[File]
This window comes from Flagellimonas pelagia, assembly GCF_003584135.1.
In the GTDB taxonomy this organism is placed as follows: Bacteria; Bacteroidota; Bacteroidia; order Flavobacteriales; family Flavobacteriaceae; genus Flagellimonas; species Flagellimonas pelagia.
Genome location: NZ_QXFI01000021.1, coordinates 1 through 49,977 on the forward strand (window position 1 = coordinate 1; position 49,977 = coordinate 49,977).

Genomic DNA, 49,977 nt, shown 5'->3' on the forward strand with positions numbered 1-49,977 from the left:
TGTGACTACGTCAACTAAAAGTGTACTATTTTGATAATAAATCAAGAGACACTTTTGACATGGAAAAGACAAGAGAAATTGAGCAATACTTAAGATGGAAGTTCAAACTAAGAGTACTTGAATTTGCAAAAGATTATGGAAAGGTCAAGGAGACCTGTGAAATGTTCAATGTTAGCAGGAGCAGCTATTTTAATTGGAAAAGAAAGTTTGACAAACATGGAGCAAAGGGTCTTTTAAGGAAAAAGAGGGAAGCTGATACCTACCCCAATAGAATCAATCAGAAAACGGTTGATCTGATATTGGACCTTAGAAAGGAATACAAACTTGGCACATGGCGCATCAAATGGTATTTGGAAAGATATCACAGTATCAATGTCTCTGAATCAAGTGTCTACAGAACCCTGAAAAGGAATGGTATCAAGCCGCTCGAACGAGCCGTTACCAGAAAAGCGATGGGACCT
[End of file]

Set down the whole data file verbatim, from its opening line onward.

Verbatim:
This window comes from Flagellimonas pelagia, assembly GCF_003584135.1.
In the GTDB taxonomy this organism is placed as follows: Bacteria; Bacteroidota; Bacteroidia; order Flavobacteriales; family Flavobacteriaceae; genus Flagellimonas; species Flagellimonas pelagia.
Genome location: NZ_QXFI01000021.1, coordinates 1 through 49,977 on the forward strand (window position 1 = coordinate 1; position 49,977 = coordinate 49,977).

Genomic DNA, 49,977 nt, shown 5'->3' on the forward strand with positions numbered 1-49,977 from the left:
TGTGACTACGTCAACTAAAAGTGTACTATTTTGATAATAAATCAAGAGACACTTTTGACATGGAAAAGACAAGAGAAATTGAGCAATACTTAAGATGGAAGTTCAAACTAAGAGTACTTGAATTTGCAAAAGATTATGGAAAGGTCAAGGAGACCTGTGAAATGTTCAATGTTAGCAGGAGCAGCTATTTTAATTGGAAAAGAAAGTTTGACAAACATGGAGCAAAGGGTCTTTTAAGGAAAAAGAGGGAAGCTGATACCTACCCCAATAGAATCAATCAGAAAACGGTTGATCTGATATTGGACCTTAGAAAGGAATACAAACTTGGCACATGGCGCATCAAATGGTATTTGGAAAGATATCACAGTATCAATGTCTCTGAATCAAGTGTCTACAGAACCCTGAAAAGGAATGGTATCAAGCCGCTCGAACGAGCCGTTACCAGAAAAGCGATGGGACCT